2 cloves garlic
Pinch of salt
2 teaspoons black peppercorns
2 tablespoons chopped coriander root, minced
2 tablespoons Thai fish sauce
1 cup canned coconut milk
3 pounds chicken breasts and/or legs, chopped into 10 to 12 pieces

Accompaniment: Hot-and-Sweet Dipping Sauce (recipe below)

Prepare the marinade using a large mortar and pestle or a small food processor: Combine the garlic, salt, and pepper and pound or process to a smooth paste. Add the coriander root and pound or process to a paste. Transfer to a large bowl and stir in the fish sauce and coconut milk. Place the chicken pieces in marinade and turn to coat well. Let stand at room temperature for about 1 hour.

Preheat a charcoal or gas-fired grill, then place the chicken 4 to 5 inches from the flame, bone side down. Once the bottom side is starting to brown, brush the pieces with some marinade, turn over, and cook on the other side until golden brown and the juices run clear.

Alternatively, the chicken can be cooked under a broiler. Preheat the broiler. Lightly oil a broiling pan, add the chicken pieces bone side up, and place 4 to 6 inches from the broiler element. cook for 8 to 10 minutes, or, until the chicken is starting to brown. Turn pieces over and lightly brush with a little of the marinade. Broil for another 8 to 10 minutes, or until the juices run clear.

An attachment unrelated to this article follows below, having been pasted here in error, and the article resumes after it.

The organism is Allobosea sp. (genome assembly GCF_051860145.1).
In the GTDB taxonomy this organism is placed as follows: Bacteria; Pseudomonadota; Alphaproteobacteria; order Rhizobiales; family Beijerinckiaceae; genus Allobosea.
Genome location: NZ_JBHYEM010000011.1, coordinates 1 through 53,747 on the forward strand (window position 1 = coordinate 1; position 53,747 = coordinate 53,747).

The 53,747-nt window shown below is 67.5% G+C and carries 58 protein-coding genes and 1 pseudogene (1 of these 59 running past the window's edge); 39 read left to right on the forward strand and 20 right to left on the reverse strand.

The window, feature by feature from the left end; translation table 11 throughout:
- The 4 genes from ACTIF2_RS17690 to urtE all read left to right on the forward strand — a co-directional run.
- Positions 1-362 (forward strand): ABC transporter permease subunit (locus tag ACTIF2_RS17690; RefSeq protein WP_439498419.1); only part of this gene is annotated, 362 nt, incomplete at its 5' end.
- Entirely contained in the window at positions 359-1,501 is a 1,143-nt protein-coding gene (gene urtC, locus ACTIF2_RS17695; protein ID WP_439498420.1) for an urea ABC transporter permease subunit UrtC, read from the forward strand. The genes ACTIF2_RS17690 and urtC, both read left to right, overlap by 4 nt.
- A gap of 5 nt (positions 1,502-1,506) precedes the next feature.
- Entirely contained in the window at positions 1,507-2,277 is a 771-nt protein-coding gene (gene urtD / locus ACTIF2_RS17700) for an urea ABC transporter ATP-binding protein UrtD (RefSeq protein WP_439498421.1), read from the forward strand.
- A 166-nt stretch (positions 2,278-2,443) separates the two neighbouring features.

Transfer to a platter and serve with the dipping sauce and plenty of sticky rice.

Serves 6 as part of a sticky rice meal.

Hot-and-Sweet Dipping Sauce (Nam Jeem Gai Yang)

Whenever you stop at a Thai street stall to buy gai yang (grilled chicken), you will be handed with your chicken a small back of sticky rice and and even smaller plastic bag of dipping sauce, bright reddish orange with chile peppers and sticky with sugar. The sauce is very easy to make at home and adds a wonderful final touch to grilled chicken, pork, or lamb. Serve in small individual condiment bowls so guests can dip their meat and their sticky rice in it as they eat.

1/2 cup cider vinegar or white vinegar
1/2 cup sugar
1 to 2 cloves garlic, finely minced
1/4 teaspoon salt
1 1/2 teaspoons chile pepper flakes or minced dried red chiles

Place the vinegar in a small nonreactive saucepan and heat to a boil over high heat. Stir in the sugar, lower the heat to medium-low, and let simmer for 5 minutes.

Meanwhile, using a mortar and pestle or a bowl and the back of a spoon, pound or mash the garlic and salt to a paste, then stir in the pepper flakes and blend well.

Remove the vinegar from the heat and stir in the garlic paste until dissolved. Let cool to room temperature; store in a sealed glass jar. The sauce will keep, refrigerated, for several weeks, but it is best used within 5 days.

Makes about 1/2 cup sauce

Editorial Reviews

Praise for Seductions of Rice:

“Lots of personal stories woven together by their overriding passion for flavour.” -- The Globe and Mail

“. . . a touching and vivid account . . .” -- Food & Wine

“Jeffrey Alford and Naomi Duguid who invented a cookbook genre with Flatbreads & Flavors keep on in a similar way with Seductions of Rice. This is the only book that captures rice as a way of life.” -- Gourmet

“. . . simply stunning.” -- The New York Times

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Other titles by Naomi Duguid